A 28-Foot Wall Mural

A 28-Foot Wall Mural

Exciting things are happening in my studio. Two weeks ago we printed the wall covering panels for the 28-foot curved space that I had the contractors purpose-build for my studio.

(NOTE: Please excuse the poor quality iPhone images. I forgot to change settings under those lights.)

I spent days agonizing over which stitched image would become the mural we would print and display. I had several candidates lined up, but we decided on a 15-shot, single-row image of a lake and mountain range that I captured last year while in Iceland.

The Process Begins

We started by ordering more wall covering from our supplier, Coveris (formerly Intelicoat Technologies). We regularly use their Museo Fine Art line of photographic paper for our traditional fine art framed images and we love the technical support they provide (thanks, Tina!). We also like their wall coverings for their ability to display crisp blacks, vibrant colors and for their durability. Naturally, the panels also reflect my assistant’s (Bob Boyer) artistic printing techniques and technical wizardry.

Over a couple of sessions we printed out the ten 36” panels (9-feet tall) that comprise the pano (for info on how to shoot a pano see my instructional blog). I then hung them up on studio backdrop rods overnight to dry thoroughly or, as the labs call it, “outgas”.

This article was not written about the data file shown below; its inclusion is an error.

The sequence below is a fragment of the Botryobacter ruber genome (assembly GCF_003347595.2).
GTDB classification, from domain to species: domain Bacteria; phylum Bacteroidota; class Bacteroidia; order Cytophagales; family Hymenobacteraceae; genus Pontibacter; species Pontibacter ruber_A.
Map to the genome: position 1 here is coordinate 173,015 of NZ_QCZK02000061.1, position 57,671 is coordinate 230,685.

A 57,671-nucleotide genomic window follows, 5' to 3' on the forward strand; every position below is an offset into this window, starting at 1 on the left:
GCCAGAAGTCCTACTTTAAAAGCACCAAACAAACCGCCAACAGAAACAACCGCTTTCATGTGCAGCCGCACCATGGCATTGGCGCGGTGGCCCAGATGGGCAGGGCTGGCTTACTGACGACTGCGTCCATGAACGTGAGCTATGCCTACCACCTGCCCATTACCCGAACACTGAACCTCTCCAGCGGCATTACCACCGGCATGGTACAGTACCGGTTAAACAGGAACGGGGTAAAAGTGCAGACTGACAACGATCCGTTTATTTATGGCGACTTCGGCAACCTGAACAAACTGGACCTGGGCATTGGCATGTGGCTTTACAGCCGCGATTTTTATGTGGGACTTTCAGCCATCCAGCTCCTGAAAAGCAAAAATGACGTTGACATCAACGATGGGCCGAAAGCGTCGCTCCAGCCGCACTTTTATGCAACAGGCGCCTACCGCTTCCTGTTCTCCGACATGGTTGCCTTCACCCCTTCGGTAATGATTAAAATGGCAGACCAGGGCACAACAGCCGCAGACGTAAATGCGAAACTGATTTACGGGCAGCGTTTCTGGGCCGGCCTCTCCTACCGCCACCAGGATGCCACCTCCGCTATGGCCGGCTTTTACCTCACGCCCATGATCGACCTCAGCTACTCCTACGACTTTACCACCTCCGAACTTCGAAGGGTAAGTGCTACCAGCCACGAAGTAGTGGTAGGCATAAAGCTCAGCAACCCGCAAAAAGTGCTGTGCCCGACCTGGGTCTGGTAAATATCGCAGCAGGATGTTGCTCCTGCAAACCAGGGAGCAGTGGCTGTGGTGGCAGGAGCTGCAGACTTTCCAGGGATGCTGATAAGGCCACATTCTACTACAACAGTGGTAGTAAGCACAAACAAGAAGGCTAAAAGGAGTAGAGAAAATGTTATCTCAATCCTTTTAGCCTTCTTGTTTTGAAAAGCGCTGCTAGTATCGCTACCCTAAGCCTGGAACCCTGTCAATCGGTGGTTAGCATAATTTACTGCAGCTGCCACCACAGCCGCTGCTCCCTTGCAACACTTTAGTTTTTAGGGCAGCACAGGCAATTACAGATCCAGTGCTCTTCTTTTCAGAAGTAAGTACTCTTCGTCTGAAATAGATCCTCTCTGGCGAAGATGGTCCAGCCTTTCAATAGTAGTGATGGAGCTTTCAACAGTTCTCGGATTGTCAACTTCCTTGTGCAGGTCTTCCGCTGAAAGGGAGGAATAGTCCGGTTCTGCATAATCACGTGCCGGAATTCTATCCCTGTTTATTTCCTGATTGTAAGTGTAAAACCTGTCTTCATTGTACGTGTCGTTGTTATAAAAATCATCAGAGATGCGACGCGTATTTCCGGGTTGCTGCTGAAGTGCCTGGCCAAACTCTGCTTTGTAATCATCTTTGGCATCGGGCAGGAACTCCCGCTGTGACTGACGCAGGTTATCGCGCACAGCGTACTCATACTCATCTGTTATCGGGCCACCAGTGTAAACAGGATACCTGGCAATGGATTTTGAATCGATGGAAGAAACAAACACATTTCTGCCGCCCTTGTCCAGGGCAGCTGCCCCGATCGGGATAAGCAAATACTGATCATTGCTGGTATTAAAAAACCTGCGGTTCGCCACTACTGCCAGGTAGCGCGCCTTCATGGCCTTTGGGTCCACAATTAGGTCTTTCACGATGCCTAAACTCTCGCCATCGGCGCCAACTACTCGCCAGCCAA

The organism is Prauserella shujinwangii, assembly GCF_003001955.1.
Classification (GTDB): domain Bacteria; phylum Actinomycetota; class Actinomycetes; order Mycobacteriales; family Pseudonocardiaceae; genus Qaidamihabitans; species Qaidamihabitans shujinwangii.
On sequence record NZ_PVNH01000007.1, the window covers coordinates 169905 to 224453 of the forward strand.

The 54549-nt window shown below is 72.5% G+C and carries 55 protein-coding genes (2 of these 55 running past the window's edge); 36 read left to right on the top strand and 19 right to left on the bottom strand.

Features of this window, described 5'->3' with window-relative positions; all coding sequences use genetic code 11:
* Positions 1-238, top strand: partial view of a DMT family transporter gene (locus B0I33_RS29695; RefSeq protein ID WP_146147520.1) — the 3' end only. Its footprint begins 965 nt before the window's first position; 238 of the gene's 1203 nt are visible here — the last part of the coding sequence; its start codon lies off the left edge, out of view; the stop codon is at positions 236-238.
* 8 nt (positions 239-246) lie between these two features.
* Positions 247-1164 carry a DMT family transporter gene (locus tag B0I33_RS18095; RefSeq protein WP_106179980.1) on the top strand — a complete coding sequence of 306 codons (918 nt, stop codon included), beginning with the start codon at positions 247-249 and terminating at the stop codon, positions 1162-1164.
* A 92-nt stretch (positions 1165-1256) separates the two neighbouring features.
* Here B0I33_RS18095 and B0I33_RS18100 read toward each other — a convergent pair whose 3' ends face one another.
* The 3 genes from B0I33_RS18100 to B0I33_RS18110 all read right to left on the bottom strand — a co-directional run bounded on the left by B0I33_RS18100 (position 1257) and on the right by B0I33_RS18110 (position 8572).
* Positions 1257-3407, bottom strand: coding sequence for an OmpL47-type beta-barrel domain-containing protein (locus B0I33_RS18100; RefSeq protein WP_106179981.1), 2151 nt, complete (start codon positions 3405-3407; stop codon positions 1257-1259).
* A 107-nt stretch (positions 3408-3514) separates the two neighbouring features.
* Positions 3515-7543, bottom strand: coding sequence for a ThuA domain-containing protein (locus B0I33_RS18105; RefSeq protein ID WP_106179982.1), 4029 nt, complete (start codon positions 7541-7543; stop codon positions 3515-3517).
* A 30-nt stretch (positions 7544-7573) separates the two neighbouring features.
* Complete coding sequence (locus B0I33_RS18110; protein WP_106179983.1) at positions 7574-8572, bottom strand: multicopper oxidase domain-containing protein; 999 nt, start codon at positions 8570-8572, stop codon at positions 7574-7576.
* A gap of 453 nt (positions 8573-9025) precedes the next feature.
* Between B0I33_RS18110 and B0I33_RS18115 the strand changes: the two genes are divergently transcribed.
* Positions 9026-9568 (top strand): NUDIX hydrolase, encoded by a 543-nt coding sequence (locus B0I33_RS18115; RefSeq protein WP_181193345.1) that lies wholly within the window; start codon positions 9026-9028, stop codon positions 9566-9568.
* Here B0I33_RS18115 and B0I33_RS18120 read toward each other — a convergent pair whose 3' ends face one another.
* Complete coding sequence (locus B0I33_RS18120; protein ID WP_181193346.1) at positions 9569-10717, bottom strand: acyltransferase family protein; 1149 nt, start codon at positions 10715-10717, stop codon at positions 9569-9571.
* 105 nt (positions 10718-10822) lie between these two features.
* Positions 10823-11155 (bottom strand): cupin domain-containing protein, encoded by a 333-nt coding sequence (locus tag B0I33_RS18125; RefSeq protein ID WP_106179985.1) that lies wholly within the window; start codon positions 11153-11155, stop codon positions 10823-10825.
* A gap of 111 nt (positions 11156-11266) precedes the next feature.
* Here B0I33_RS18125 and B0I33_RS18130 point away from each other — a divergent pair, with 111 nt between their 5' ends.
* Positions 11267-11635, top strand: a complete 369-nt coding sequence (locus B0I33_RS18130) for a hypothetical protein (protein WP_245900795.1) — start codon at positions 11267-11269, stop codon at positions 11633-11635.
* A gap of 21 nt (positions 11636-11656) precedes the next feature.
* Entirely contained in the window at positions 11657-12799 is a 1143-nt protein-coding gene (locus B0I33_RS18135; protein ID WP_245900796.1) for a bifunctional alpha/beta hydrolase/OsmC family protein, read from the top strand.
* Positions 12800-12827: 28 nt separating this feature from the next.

The next day I coated each panel with Museo’s Enhance, a durable, easy-to-apply coating that resists water, fingerprints, etc. I let the panels dry for a day before applying a second coat. In the background you can see them hanging on my backdrop supports. Also in the background is our Epson 9900 printer that the panels were printed on.

I typically apply the first coat side-to-side and the second coat up-and-down. Once they were all dry I waited anxiously for the wall-covering pros that we use to arrive.

Obstacles Arise

Robin Frye and Phil Osborne have been hanging wall coverings for a bunch of years (I’m reluctant to reveal how many years, because it might give readers a hint of Robin’s age!) and we use them with confidence for all our wall-covering installations.

They had asked me to pre-coat the wall with a wallpaper primer. Unfortunately, the brand I bought at Lowe’s wasn’t up to the task, and when they tried to cut the double-overlaps, the wall coverings pulled the paper off the sheetrock, leaving ragged spaces under the seams. After trying different fixes for hours, Robin and Phil applied their own high-end primer. They then called it a day to allow 24-48 hours for the primer to harden and came back two days later to finish.

On Day 2 the process went smoothly and they were done in a couple of hours. Here is Robin smoothing out some of the air bubbles that form during application.

In an upcoming blog I’ll do a video walk-through of my studio, with better images. I’ll report on an interesting display concept; using a wall-covering mural in a master bathroom.